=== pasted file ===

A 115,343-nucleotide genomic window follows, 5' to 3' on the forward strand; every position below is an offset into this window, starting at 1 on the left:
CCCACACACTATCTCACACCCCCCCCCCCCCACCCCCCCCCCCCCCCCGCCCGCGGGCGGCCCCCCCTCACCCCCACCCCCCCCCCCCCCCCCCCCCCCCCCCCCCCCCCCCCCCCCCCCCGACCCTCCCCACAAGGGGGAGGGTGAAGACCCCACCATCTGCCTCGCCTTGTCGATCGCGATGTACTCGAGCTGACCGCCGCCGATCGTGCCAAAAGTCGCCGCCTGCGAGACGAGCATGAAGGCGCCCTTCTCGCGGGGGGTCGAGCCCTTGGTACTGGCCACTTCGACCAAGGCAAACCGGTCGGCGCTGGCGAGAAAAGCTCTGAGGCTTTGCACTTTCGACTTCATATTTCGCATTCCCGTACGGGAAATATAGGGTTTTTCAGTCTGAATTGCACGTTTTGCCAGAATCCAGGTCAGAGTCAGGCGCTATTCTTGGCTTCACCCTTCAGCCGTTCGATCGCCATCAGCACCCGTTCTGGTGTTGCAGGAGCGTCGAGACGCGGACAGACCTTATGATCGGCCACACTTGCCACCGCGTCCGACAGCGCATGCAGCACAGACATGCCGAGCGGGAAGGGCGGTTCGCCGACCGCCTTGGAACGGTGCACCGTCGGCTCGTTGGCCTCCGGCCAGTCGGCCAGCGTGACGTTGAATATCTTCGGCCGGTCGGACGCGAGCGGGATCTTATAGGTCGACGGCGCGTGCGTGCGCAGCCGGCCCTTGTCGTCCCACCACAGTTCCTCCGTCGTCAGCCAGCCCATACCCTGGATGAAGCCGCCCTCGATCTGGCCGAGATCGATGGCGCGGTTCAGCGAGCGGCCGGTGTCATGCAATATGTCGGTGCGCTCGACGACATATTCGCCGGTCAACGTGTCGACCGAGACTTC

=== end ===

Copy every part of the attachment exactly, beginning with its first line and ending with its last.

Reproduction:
A 115,343-nucleotide genomic window follows, 5' to 3' on the forward strand; every position below is an offset into this window, starting at 1 on the left:
CCCACACACTATCTCACACCCCCCCCCCCCCACCCCCCCCCCCCCCCCGCCCGCGGGCGGCCCCCCCTCACCCCCACCCCCCCCCCCCCCCCCCCCCCCCCCCCCCCCCCCCCCCCCCCCCGACCCTCCCCACAAGGGGGAGGGTGAAGACCCCACCATCTGCCTCGCCTTGTCGATCGCGATGTACTCGAGCTGACCGCCGCCGATCGTGCCAAAAGTCGCCGCCTGCGAGACGAGCATGAAGGCGCCCTTCTCGCGGGGGGTCGAGCCCTTGGTACTGGCCACTTCGACCAAGGCAAACCGGTCGGCGCTGGCGAGAAAAGCTCTGAGGCTTTGCACTTTCGACTTCATATTTCGCATTCCCGTACGGGAAATATAGGGTTTTTCAGTCTGAATTGCACGTTTTGCCAGAATCCAGGTCAGAGTCAGGCGCTATTCTTGGCTTCACCCTTCAGCCGTTCGATCGCCATCAGCACCCGTTCTGGTGTTGCAGGAGCGTCGAGACGCGGACAGACCTTATGATCGGCCACACTTGCCACCGCGTCCGACAGCGCATGCAGCACAGACATGCCGAGCGGGAAGGGCGGTTCGCCGACCGCCTTGGAACGGTGCACCGTCGGCTCGTTGGCCTCCGGCCAGTCGGCCAGCGTGACGTTGAATATCTTCGGCCGGTCGGACGCGAGCGGGATCTTATAGGTCGACGGCGCGTGCGTGCGCAGCCGGCCCTTGTCGTCCCACCACAGTTCCTCCGTCGTCAGCCAGCCCATACCCTGGATGAAGCCGCCCTCGATCTGGCCGAGATCGATGGCGCGGTTCAGCGAGCGGCCGGTGTCATGCAATATGTCGGTGCGCTCGACGACATATTCGCCGGTCAACGTGTCGACCGAGACTTC